Saturday, May 31, 2008

The World's Longest Performance Art Piece Continues, or Various Ways of Ignoring What We Don't Want to See...

My friend called to tell me of A Blessed Art Thou sighting. From it, I learned there are rumors that Angelina Jolie has given birth, so we are having another go round of BAT posts on the web. The fact that the bottom of the painting
is almost universally omitted by these gossip sites before they co-opt the image is priceless: I simply don't know what to say.

My job: to make sure it all gets credited properly, and be sure I don't read ANYTHING that is posted in the comments: I find the experience to be as stomach-churning as wading in a sewer. Last night, we inadvertently ended up watching a provocative, too-close-to-reality-to-be-funny movie called Idiocracy, and it gave me the same feeling. I researched the film a bit, and apparently, it was so scary to the screening groups, and threatening to the corporations and media it pokes fun at, that the studio sat on it for two years, then released it in theaters according to contract, but only to 130 screens across the country, with no trailers, posters, or screening for critics. It has since, however, developed a cult following. Dan Mitchell gave the situation a brief writeup in the NYTimes, and David Weigel wrote a great piece for about reactions to the film, entitled Idiot Wind.

P.S. Incidentally, I think this is an alternative religion site, as opposed to a gossip site, but can anyone translate Hebrew for me?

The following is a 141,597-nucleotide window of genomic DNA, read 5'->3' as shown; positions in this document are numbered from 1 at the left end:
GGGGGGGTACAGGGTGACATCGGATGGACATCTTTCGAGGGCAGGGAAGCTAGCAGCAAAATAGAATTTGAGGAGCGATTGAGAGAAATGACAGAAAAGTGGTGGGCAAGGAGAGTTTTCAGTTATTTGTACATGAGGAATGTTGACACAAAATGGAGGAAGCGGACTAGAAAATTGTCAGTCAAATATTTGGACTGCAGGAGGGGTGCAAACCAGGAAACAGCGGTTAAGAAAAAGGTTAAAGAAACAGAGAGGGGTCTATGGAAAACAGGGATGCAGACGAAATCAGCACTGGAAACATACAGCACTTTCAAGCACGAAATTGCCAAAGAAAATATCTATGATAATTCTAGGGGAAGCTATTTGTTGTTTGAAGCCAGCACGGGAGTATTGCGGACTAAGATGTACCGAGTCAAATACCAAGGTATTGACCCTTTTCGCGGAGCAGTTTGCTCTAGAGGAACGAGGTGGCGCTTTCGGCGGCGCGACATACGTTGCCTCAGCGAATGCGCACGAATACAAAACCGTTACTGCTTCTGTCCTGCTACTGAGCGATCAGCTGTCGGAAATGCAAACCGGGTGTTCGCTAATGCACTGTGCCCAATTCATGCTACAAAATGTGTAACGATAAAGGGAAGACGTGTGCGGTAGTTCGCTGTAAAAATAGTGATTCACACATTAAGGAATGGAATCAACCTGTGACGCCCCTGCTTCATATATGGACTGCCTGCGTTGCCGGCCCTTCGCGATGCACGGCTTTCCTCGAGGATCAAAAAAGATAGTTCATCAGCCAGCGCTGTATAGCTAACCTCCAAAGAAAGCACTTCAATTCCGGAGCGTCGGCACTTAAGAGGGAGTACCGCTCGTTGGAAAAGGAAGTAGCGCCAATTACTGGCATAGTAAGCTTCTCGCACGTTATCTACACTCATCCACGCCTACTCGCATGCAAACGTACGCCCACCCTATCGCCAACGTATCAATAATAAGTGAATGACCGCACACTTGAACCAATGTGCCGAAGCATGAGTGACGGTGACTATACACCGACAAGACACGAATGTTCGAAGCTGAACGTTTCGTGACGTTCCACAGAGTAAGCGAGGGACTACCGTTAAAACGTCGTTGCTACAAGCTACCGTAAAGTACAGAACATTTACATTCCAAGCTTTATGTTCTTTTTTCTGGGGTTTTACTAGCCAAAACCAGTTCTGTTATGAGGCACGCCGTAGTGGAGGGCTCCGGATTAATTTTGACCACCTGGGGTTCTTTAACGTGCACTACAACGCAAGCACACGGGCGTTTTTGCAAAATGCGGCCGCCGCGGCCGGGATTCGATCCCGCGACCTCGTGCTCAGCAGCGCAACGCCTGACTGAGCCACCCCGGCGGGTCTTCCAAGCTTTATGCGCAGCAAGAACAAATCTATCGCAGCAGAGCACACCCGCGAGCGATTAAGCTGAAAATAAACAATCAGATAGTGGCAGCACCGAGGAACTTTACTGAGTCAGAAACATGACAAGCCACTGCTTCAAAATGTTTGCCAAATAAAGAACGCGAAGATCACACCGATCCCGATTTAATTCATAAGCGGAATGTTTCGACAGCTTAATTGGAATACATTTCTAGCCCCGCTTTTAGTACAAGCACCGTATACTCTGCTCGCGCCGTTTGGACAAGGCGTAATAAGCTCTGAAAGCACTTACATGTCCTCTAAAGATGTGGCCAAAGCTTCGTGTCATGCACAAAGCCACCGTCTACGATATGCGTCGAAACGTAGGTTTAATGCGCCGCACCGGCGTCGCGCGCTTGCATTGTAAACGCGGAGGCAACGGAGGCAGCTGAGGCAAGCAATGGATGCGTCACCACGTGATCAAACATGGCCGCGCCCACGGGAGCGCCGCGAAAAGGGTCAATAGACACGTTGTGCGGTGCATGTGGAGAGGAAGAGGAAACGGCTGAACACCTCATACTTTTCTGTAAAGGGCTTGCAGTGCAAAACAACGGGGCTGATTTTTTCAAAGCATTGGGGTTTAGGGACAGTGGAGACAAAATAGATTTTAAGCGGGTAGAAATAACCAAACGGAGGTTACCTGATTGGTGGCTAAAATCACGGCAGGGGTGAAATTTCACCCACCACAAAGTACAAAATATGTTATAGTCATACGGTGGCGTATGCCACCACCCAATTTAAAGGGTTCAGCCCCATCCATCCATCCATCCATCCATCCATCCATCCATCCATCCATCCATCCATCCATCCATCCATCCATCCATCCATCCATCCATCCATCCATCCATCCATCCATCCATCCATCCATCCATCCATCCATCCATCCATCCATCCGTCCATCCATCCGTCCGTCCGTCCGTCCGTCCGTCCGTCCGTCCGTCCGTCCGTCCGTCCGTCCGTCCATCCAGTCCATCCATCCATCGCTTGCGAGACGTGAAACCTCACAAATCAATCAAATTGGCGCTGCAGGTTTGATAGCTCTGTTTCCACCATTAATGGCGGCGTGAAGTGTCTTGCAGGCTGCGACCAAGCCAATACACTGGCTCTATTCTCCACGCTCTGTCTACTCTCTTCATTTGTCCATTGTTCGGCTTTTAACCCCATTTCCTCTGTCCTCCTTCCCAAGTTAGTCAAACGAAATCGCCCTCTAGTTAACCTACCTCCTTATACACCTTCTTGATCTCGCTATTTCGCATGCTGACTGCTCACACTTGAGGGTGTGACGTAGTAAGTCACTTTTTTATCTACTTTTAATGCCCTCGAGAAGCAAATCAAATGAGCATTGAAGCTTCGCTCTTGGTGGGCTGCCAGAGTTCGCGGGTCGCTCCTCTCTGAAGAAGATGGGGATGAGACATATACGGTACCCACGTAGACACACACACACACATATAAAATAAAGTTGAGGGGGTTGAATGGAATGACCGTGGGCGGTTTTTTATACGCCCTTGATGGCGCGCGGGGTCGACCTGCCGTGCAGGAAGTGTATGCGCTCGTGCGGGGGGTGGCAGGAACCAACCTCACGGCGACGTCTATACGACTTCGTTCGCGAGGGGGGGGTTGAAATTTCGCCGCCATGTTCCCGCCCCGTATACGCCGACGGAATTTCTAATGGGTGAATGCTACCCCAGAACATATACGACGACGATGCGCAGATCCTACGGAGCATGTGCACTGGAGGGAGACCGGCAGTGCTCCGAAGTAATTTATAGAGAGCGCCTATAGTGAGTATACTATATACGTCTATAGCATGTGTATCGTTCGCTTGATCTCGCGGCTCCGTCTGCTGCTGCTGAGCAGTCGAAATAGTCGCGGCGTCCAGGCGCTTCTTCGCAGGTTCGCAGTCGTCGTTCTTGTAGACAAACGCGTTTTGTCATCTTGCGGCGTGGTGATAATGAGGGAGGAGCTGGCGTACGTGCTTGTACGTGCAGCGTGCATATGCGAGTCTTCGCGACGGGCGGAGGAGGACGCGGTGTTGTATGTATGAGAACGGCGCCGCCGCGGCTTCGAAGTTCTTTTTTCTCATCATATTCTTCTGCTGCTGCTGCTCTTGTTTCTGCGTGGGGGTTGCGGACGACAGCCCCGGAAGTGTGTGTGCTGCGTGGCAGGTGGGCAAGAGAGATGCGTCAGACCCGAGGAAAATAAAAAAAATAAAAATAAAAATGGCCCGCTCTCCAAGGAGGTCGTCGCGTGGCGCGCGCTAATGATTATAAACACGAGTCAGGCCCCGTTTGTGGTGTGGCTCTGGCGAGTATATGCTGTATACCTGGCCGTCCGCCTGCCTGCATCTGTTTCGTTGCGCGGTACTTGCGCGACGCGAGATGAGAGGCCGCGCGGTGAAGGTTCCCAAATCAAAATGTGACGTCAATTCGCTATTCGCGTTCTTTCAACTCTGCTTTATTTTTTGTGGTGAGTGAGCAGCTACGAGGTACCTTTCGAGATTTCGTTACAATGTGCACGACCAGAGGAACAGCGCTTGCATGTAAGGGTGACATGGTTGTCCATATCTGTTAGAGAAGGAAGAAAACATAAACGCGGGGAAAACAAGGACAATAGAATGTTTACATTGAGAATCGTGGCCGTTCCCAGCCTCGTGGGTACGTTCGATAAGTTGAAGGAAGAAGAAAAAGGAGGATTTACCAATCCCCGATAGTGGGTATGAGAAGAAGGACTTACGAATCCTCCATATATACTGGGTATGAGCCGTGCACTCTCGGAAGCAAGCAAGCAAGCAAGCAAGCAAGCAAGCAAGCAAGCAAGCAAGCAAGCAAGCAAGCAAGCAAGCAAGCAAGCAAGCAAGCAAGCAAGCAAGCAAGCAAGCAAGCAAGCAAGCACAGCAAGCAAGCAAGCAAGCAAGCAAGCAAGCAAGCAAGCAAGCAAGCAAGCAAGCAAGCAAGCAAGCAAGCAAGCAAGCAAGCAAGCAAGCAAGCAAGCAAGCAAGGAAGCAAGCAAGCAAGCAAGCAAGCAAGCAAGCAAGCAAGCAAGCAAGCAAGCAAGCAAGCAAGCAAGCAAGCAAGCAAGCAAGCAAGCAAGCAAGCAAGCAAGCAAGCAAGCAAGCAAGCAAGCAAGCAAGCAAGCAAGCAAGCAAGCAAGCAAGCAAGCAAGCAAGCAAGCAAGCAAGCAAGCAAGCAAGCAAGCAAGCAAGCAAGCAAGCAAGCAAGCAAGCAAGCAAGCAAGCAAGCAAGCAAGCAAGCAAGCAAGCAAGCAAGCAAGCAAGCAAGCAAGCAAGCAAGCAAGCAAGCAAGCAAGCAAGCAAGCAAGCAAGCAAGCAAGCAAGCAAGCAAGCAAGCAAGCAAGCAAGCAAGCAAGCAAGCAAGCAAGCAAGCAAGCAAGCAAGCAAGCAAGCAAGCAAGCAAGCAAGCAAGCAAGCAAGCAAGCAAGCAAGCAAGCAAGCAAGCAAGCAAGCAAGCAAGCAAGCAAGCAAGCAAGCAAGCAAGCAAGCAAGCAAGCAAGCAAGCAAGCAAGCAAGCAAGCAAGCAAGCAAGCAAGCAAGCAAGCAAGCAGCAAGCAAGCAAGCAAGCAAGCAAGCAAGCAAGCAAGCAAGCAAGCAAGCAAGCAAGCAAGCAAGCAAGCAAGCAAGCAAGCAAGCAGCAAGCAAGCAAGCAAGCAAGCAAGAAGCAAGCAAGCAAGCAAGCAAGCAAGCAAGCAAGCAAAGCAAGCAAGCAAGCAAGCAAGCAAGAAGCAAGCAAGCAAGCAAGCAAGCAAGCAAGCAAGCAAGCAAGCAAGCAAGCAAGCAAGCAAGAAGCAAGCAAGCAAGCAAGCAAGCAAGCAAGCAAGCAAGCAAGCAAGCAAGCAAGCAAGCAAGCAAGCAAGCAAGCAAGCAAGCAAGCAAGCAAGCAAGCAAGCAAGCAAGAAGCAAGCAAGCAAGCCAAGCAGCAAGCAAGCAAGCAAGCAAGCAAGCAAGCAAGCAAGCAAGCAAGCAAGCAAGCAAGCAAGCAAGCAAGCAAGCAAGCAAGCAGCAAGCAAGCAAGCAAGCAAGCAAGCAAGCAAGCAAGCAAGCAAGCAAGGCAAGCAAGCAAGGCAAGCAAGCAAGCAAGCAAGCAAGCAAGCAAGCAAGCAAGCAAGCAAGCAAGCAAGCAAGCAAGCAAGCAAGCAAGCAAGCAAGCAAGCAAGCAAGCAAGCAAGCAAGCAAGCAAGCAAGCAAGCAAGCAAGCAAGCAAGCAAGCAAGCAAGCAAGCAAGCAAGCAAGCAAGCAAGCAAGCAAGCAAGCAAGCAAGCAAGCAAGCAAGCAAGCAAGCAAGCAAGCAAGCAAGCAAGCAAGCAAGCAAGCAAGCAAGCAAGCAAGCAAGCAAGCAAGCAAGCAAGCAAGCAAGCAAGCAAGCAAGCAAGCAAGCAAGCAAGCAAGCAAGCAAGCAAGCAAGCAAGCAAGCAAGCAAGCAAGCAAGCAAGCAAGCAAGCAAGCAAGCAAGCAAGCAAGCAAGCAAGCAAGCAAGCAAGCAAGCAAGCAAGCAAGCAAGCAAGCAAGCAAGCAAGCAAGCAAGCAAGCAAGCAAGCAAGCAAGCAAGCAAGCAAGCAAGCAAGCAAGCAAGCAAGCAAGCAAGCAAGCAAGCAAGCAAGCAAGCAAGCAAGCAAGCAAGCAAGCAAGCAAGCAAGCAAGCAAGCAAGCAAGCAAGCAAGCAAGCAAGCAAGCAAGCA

Friday, May 30, 2008

Doing boring sewing on paper tests today, and adding pearls to the thank you tie. Took the afternoon off to go thrifting with some friends: I am looking for an impossibly gaudy plastic or resin oval mirror to cover with blue glitter. I plan on having an open studio soon, and I am getting the house ready....

Thursday, May 29, 2008

Radley & I are off to Michael's to get some thread......

Wednesday, May 28, 2008

What I Am Reading Tonight.....

I have always been a voracious reader, thanks to the childhood Tuesday night ritual of all the Kretz kids being hauled off to the library. Years later, when I was a teenager, my father pointed out to me that I was only reading books that reinforced my point of view, and that I wasn't going to learn as much that way.

So tonight I am reading "On the Way To Work", interviews with Damien Hirst.
Just to prove me completely wrong on my graffiti comments the other day.... this will blow your mind. (Of course, it would be even MORE amazing with some real content..... )

MUTO a wall-painted animation by BLU from blu on Vimeo.

Thanks to Extreme Craft for the discovery, where Garth astutely noted, "Once again, low-tech rears its head and kicks the everloving crap out of Speed Racer and any and all of its overblown high-tech minions."

...still in progress. (click to enlarge)
"Artfairs: An Artist's Viewpoint" from Art World Salon.
Drizzly day.
... the beginnings of the thank you tie.

... refining (and refining) ice.

Tuesday, May 27, 2008